Friday, November 21, 2008

Seven Seconds in the Art World

Thanks to Eileen Tabios for turning me on via blog to Barry Schwabsky’s review of Seven Days in the Art World in The Nation. Especially liked this tasty locution:

“Art is the field that exists in order for there to be contention about what art is.”

He goes on to argue that despite academic theories, waves of Dada-like anti-art gestures rolling through the century, the “umbilical cord of gold” that threatens to turn artworks into commodities pure and simple, and savage doubts about the social role of the museum along with objects it contains, collectors themselves keep coming back for old romantic goodies like uniqueness, originality, visionary struggle—“the revelation of creative selfhood through the manipulation of impersonal materials.”

6 comments:

konrad said...

I actually like best Bob Dylan's answer about why poetry exists. At a press conference taped at KQED in San Francisco in 1965, someone asks what he thinks of press conferences. He says he can't take them too seriously because everyone takes away different images from what is said. Then some wise guy asks "Why do you bother to write the poetry if we all get different images?" and he answers, "There's nothing else to do." The whole room roared with laughter.

Nada said...

There’s no denying the incomparable appeal of the young Dylan in his trapeze-artist/Cate Blanchett phase, especially in his drainpipes and Wayfarers. His answer here is elegant, to be sure. It’s also a little reductive, and I reckon there’s a lot more to say about why one might be tempted to do something so ridiculous as write poetry.

Why, just this morning, I followed this link on Ron’s blog, and got to this wonderful interview with David Bromige.

http://www.epoetry.org/issues/spring01/text/prose/bromige.html
TMS: What purpose has poetry served in your life, other than as a career.

DB: It's given me my life. It's given me being. It was my entry to being. I didn't know what else to do with my life. I had no idea what to do with my life. It seemed like there wasn't anything to do, with a life, and that in itself is a poetic recognition, I think. I didn't get there as soon as I might have, but I had a very strong "get a job" ethic instilled into me, so I guess I felt the purpose of life was to find a job, and do it as well as you could, and then have all the fun you could fit in, around the edges of it. But when I started to write, then I realized that there was something else that I could do that filled me and was a space I could keep filling with myself.

I also addressed some of these issues myself in a 2003 interview. I might revise some of my answers now, but the principles still hold:

http://jacketmagazine.com/23/beck-gord-iv.html

phaneronoemikon said...

matter and consciousness
are still weirder
than any answer so far
to anything

not many get
the ear-splitting
weirdness
that is our actual
situation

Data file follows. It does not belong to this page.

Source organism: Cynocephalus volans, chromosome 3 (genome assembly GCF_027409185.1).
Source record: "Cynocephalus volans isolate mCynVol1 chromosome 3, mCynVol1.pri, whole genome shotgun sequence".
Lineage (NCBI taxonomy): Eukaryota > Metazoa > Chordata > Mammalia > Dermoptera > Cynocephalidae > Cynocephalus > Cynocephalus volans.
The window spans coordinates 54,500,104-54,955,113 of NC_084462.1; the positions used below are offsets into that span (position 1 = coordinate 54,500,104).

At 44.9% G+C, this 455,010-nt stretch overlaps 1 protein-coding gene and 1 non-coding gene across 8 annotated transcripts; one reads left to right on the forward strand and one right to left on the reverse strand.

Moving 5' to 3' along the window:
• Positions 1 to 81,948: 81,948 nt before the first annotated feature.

natively derived
thinking matter beings

poetry is everything
in its pure synthetic
dream energy
of oneness' finality

fins
finish
surface
ur s
facing

the mu-sick
sac face

wv:

eshongu

konrad said...

That's a very elegant expansion of the idea that Bromige has there. Indeed that is the expansiveness that poets are known for!

But just to defend my quoting Dylan, he was also being a "wise guy" in return, hence the brevity. And he didn't say there's nothing "better" to do, as if to speak for everyone.

The bigger point i wanted to make is really that when you are a poet/artist looking from the inside out, it's not the things Rodney's quoting about that come to mind at he question "why?"

Everything you do is diverted into that being-a-poet/artist/musican/et al. Not that one doesn't "do" other things besides write poems, but that all things that happen to you are in potential service to that. Bromige gives a nod to this idea, and you do too. Dylan's remark was like the last thing one might say to oneself and the end of a long stretch of self-doubt (which that guy's catty asking of the ultimate question represents), a remark which asserts one's survival.

It's maybe the flip (pun intended) side to the other Beckett's There's nothing to be done.

rodney k said...

"Seven Days in the Art World," the book Schwabsky reviews, is written by a sociologist who talked to a number of persons, most of them not artists themselves, who drive the contemporary art world through activities like collecting, curating, reviewing, etc.

I liked it in part because it challenged me to imagine a similar group of intensely interested "non-artists" active in contemporary poetry. We don't have a market in the same way the art world does, so it's harder to make the "collectors" of contemporary poetry visible. It's an article of faith on my part though that they're out there somewhere, buying new books from the SPD catalog and coming to readings and following these blogs. But damned sometimes if I can see 'em.

That's one of the quirks of the poetry world though: that every private carries a poet's wand in the knapsack.

konrad said...

Well, my defense of the artist was basically motivated by the insinuation that art exists only to navel-gaze.

Don't those time-honored "romantic goodies" apply to poetry as well? Why doesn't that drive prices up to a living wage for poets?

Don't people share writing, more than they collect it? What seems different about the economy of the poetry world is that so many people are both readers and writers.

Whereas the roles of producing and consuming are specialized in the Arts World.